June 3, 2016
Just like Hilary has no strategy to fight The Leader, the Jews have no strategy to fight the Alt-Right. We’ve created something entirely new, and this system of name-calling has stopped working.
I’ve been telling them to pivot for years now, to make this game a little bit more interesting.
“You’re an evil Nazi who wants to gas six million Jews” used to work against the faggoty cucks who would reply, “nonnononononono, I swear, I don’t hate anyone, nationalism isn’t about hate, I just don’t want to be exterminated! Please!”
It was an obvious fact that apologizing simply didn’t work, and myself and others promoted the idea that we needed a new strategy.
And a new strategy we formulated.
Now, when these kikes say that the rising neo-Nazi Alt-Right movement wants to gas the six million, we’re just like “yeah I know right, lol, get in the oven, filthy kike – daddy needs a new pair of lampshades.”
Combine this with our memes, which are luring the youth into our CULT OF VICTORY with witty cleverness, and these Jews who have for decades been able to easily shout-down anyone standing-up for the rights of Whites have lost their ability to fight us.
They’ve been freaking out.
Finally, they’ve tried something new and innovative. After the TRS echo meme was whined about by the NYT Jew Weisman, and then addressed in an article on the Jew site mic, the Jews have begun a trend of echoing themselves.
Even the SPLC is doing it! And they claim not to be a Jewish organization!
Apparently, Yair Rosenberg, a writer for Tablet, came up with this scheme.
VICE interviewed him:
“They want Jews to know they’re going after them,” Rosenberg told me. “It’s a signal to Jews and it’s a signal to people in their own group. It’s not that they want it to be a secret, but they don’t want to explain it to people. It’s a wink and a nod to other neo-Nazis and to Jews.”
Rosenberg says the parentheses show up in seemingly innocuous Reddit posts, on alt-right blogs, in emails from readers, and all the time in his Twitter mentions.
Thursday evening, Rosenberg and other prominent Jewish writers started taking back that signal in an effort to raise awareness about what neo-Nazis are doing, to declare publicly that they are indeed Jewish, and to troll the increasingly prominent alt-right. Rosenberg’s Twitter name is now (((Yair Rosenberg))); Atlantic national correspondent Jeffrey Goldberg’s name is now (((Goldberg))); Foreign Policy fellow Jamie Kirchick is (((Jamie Kirchick))) and so on.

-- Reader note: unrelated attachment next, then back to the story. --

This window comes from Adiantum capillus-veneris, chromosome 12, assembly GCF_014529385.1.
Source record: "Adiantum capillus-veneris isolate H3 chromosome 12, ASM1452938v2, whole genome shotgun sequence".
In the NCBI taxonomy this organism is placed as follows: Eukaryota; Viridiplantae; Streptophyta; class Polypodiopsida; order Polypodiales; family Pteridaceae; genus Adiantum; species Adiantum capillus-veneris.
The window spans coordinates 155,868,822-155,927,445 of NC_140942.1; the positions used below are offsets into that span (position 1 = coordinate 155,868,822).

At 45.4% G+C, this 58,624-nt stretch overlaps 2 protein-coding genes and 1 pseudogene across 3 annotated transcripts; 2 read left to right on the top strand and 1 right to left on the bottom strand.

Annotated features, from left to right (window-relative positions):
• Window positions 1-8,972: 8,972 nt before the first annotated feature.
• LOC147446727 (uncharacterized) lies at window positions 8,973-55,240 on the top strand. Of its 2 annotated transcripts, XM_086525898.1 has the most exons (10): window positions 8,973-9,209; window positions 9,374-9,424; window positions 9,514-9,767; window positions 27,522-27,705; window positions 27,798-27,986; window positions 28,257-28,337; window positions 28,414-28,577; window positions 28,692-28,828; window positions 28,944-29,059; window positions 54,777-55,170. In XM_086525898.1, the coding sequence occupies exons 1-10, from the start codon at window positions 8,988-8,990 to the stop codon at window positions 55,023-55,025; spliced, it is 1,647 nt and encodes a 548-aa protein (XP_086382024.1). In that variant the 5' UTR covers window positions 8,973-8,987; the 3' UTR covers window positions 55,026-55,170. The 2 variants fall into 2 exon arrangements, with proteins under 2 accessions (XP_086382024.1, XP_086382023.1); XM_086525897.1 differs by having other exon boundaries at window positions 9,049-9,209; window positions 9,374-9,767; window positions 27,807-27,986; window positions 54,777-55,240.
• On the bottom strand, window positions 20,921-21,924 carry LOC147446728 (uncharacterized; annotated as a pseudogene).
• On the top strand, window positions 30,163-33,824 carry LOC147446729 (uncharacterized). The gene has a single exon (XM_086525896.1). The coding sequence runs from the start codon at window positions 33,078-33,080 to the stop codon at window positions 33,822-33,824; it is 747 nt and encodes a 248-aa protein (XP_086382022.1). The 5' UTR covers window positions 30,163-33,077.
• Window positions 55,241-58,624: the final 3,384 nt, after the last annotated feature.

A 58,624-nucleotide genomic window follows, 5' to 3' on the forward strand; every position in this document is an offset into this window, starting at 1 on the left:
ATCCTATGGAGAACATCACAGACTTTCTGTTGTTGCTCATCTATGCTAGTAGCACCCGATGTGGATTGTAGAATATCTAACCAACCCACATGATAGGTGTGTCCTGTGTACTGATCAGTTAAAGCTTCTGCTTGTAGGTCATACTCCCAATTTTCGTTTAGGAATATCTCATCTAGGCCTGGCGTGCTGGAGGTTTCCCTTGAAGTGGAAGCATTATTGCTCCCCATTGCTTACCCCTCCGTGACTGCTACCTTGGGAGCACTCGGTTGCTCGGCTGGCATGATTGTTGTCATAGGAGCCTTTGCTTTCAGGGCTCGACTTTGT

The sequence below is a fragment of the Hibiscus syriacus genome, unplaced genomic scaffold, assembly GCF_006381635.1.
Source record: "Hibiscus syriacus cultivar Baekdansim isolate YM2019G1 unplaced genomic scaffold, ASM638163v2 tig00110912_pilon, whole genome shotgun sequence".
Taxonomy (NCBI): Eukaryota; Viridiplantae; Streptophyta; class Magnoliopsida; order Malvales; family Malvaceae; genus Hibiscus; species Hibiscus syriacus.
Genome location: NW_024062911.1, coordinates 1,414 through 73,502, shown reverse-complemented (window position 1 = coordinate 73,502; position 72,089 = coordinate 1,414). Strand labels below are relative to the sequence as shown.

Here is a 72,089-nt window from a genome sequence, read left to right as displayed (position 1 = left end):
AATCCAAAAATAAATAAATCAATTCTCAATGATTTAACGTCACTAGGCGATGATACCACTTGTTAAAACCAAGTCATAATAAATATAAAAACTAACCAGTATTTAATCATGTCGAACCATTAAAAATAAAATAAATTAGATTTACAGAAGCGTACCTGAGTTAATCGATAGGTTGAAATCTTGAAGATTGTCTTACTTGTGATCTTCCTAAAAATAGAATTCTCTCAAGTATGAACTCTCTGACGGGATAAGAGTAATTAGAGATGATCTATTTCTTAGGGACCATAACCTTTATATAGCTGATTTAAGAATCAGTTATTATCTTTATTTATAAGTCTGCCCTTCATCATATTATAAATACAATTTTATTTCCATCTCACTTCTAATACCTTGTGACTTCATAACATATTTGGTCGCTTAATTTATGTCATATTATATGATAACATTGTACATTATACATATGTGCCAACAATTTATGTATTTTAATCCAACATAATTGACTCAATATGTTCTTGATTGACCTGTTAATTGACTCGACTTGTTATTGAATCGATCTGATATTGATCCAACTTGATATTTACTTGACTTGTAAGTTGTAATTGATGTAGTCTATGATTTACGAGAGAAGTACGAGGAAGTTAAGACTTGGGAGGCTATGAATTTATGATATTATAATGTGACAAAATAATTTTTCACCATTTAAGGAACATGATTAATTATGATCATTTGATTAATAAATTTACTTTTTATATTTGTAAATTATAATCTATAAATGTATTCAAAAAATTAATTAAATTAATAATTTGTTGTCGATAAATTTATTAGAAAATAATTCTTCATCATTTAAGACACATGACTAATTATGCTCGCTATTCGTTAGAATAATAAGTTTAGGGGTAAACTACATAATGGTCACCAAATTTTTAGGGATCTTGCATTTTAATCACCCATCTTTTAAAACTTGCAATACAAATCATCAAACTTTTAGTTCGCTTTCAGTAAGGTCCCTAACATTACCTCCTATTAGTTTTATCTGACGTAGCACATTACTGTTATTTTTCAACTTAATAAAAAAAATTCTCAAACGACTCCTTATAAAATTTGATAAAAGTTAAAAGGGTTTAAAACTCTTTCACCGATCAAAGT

After Rosenberg and Goldberg tweeted about changing their names, dozens of other people on Twitter followed suit. Now, a lot of non-Jews have started adding parentheses around their names as an act of solidarity (and to confuse and mock Neo-Nazis).
But will it really confuse them?
In what way?
And rather than mocking them, isn’t it just a way to confirm to them their growing importance, and embolden them?
Are you sure you’re doing this right, Jew?
“A lot of times my strategy for dealing with trolls is to just ignore it, but sometimes you can mess with them back and make fun of them and in doing that, you raise awareness,” Rosenberg said. “If you mock them publicly, you make people laugh at them, and that annoys them, but at the same time you’re making people aware that this is out there.”
“If you just scream about something and get angry, the only people who see it is people who already agree with you,” he added. “No doubt it’s concerning [that neo-Nazis are doing this], but our parentheses are a fun way to mess with the Nazis and not be super negative about it or depress people.”
Where is the data indicating that feeding trolls annoys them?
And why would you purposefully raise awareness of a political group whose entire conquest strategy is based on memetics?
This is the first time I have ever almost felt bad for Jews – and I’ve seen Schlinder’s List!
This is desperation central station – next stop:
Though it really just goes without saying at this point, I have a message for the “moderate” White activists:
I told you so.